The grass square is being used at VCC for a couple of seasons now, but the guidelines for management of the square are probably not familiar to many members. Hence this protocol. A completely different approach and way of thinking about how we use our main field is required. The grass square is vulnerable. Our intention is to play as many matches on the grass pitches as possible but the wickets are very new. It usually takes three of four years for a square to reach maturity.
The preparation of a pitch begins approximately a week before it is to be used. The grass on a pitch is cut to a height of 7 mm and then the pitch is swept and raked. The day before use the pitch is cut to 3 mm. Just before the start of a match the pitch is rolled and cut once again and the creases are marked out. During the course of a week all 7 pitches are rolled and watered on a daily basis (if it doesn’t rain). The pitches that are not immediately going to be used are cut to 17 mm. The next pitch to be used is kept dry for a number of days before use and covered if there is a chance of rain (by the mobile covers). The other pitches and run ups could also be covered if necessary one or two days before the match. After a match all pitches are watered and the pitch that has been used repaired (bowlers’ footholds etc.) the following day if it is not being used immediately after.
Pitches need light, air and moisture. On weekdays they will not be covered. If the square becomes wet as a result of rain then the main field cannot be used, not even the astro wicket. Wet pitches are vulnerable and are very easily damaged. Training and junior matches on the outfield, however, are not a problem and we will not water the square just before matches. In most cases matches can go ahead as planned. Pitches that have been prepared are reseeded. Avoid contact with these areas (easily recognizable by new clay and seed). Fielders and umpires should avoid these spots as much as possible. Run along the edge of an adjoining pitch and not on wet or prepared patches. Never run on the pitch being used. If you are batting first this can be interpreted as unsporting behavior. Bowlers should as far a possible run off the pitch in their follow throughs. Also after matches on the astro pitch cover the square immediately if it rains. Otherwise you will lose a lot of time before you can resume. It is not advisable to play in the rain on a grass wicket.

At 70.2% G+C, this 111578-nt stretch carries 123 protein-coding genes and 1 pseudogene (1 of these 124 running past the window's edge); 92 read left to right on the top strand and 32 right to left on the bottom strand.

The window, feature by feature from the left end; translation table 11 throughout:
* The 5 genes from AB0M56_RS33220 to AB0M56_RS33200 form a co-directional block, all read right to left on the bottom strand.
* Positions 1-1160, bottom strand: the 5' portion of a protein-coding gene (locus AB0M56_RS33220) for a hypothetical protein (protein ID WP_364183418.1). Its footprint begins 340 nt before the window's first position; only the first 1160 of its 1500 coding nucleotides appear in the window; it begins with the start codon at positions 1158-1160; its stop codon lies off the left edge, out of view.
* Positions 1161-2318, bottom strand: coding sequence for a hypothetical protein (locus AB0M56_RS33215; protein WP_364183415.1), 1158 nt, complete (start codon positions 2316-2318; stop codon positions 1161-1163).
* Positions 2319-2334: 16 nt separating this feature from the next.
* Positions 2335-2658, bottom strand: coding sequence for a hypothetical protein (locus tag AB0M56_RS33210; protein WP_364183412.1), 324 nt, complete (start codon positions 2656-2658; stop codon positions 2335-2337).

Removal of the covers
The square can sweat as a result of covering. The top surface is for the first hour or so after covering very vulnerable. It is therefore advisable to remove the covers at least two hours before a match (dependent on the weather of course). That includes the 30 to 45 minutes required for the removal process itself. The time it takes for the square to dry out can be used to prepare the field for the game. If puddles or other wet patches are discovered, standing water can be removed by the bow-dry machine. The amount of standing moisture determines whether there will be a further delay. In most cases this will not be more than one hour. The full covering operation cannot be carried out by a just a few people. If there is a chance of rain the people training on any given evening will have to cover the square. In the weekends the teams will have to do likewise. After the matches the covers should be laid out – not folded because of the danger of fungus. Leave them at the perimeter of the field. They should be folded away before Tuesdays if possible as the field is mown on that day. The team playing on any particular day on a grass pitch is responsible for marking out the creases. Communicate any changes in the program of matches with the groundsman. Then we can plan our work with the minimum of problems for everyone.
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